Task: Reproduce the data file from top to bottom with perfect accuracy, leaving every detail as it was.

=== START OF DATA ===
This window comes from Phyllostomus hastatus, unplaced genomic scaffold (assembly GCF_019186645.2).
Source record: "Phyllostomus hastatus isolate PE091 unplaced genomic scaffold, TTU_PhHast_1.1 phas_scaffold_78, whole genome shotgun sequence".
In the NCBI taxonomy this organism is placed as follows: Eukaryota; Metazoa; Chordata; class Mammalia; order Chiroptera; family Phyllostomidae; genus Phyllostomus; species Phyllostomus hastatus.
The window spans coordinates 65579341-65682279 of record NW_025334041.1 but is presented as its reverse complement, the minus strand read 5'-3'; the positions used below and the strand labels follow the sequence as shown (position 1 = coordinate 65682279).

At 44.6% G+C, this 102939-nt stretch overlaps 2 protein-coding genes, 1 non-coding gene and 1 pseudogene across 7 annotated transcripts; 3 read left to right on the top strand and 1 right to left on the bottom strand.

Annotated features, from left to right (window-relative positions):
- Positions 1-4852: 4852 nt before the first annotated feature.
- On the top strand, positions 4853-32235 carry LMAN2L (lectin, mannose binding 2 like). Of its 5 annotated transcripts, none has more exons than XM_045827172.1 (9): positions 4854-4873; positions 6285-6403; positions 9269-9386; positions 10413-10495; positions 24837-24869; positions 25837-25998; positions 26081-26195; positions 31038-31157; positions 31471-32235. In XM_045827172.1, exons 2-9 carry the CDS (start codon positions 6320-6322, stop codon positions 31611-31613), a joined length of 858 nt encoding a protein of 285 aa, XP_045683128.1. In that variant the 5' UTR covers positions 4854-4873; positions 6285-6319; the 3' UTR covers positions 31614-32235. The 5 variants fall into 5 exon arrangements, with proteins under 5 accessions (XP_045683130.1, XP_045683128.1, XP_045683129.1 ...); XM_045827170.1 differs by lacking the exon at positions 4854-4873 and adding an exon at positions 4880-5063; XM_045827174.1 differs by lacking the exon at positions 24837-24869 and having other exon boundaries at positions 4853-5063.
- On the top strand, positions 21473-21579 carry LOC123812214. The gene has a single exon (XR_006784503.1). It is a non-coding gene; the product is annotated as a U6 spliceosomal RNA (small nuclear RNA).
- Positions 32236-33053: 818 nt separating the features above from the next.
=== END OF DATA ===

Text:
This window comes from Phyllostomus hastatus, unplaced genomic scaffold (assembly GCF_019186645.2).
Source record: "Phyllostomus hastatus isolate PE091 unplaced genomic scaffold, TTU_PhHast_1.1 phas_scaffold_78, whole genome shotgun sequence".
In the NCBI taxonomy this organism is placed as follows: Eukaryota; Metazoa; Chordata; class Mammalia; order Chiroptera; family Phyllostomidae; genus Phyllostomus; species Phyllostomus hastatus.
The window spans coordinates 65579341-65682279 of record NW_025334041.1 but is presented as its reverse complement, the minus strand read 5'-3'; the positions used below and the strand labels follow the sequence as shown (position 1 = coordinate 65682279).

At 44.6% G+C, this 102939-nt stretch overlaps 2 protein-coding genes, 1 non-coding gene and 1 pseudogene across 7 annotated transcripts; 3 read left to right on the top strand and 1 right to left on the bottom strand.

Annotated features, from left to right (window-relative positions):
- Positions 1-4852: 4852 nt before the first annotated feature.
- On the top strand, positions 4853-32235 carry LMAN2L (lectin, mannose binding 2 like). Of its 5 annotated transcripts, none has more exons than XM_045827172.1 (9): positions 4854-4873; positions 6285-6403; positions 9269-9386; positions 10413-10495; positions 24837-24869; positions 25837-25998; positions 26081-26195; positions 31038-31157; positions 31471-32235. In XM_045827172.1, exons 2-9 carry the CDS (start codon positions 6320-6322, stop codon positions 31611-31613), a joined length of 858 nt encoding a protein of 285 aa, XP_045683128.1. In that variant the 5' UTR covers positions 4854-4873; positions 6285-6319; the 3' UTR covers positions 31614-32235. The 5 variants fall into 5 exon arrangements, with proteins under 5 accessions (XP_045683130.1, XP_045683128.1, XP_045683129.1 ...); XM_045827170.1 differs by lacking the exon at positions 4854-4873 and adding an exon at positions 4880-5063; XM_045827174.1 differs by lacking the exon at positions 24837-24869 and having other exon boundaries at positions 4853-5063.
- On the top strand, positions 21473-21579 carry LOC123812214. The gene has a single exon (XR_006784503.1). It is a non-coding gene; the product is annotated as a U6 spliceosomal RNA (small nuclear RNA).
- Positions 32236-33053: 818 nt separating the features above from the next.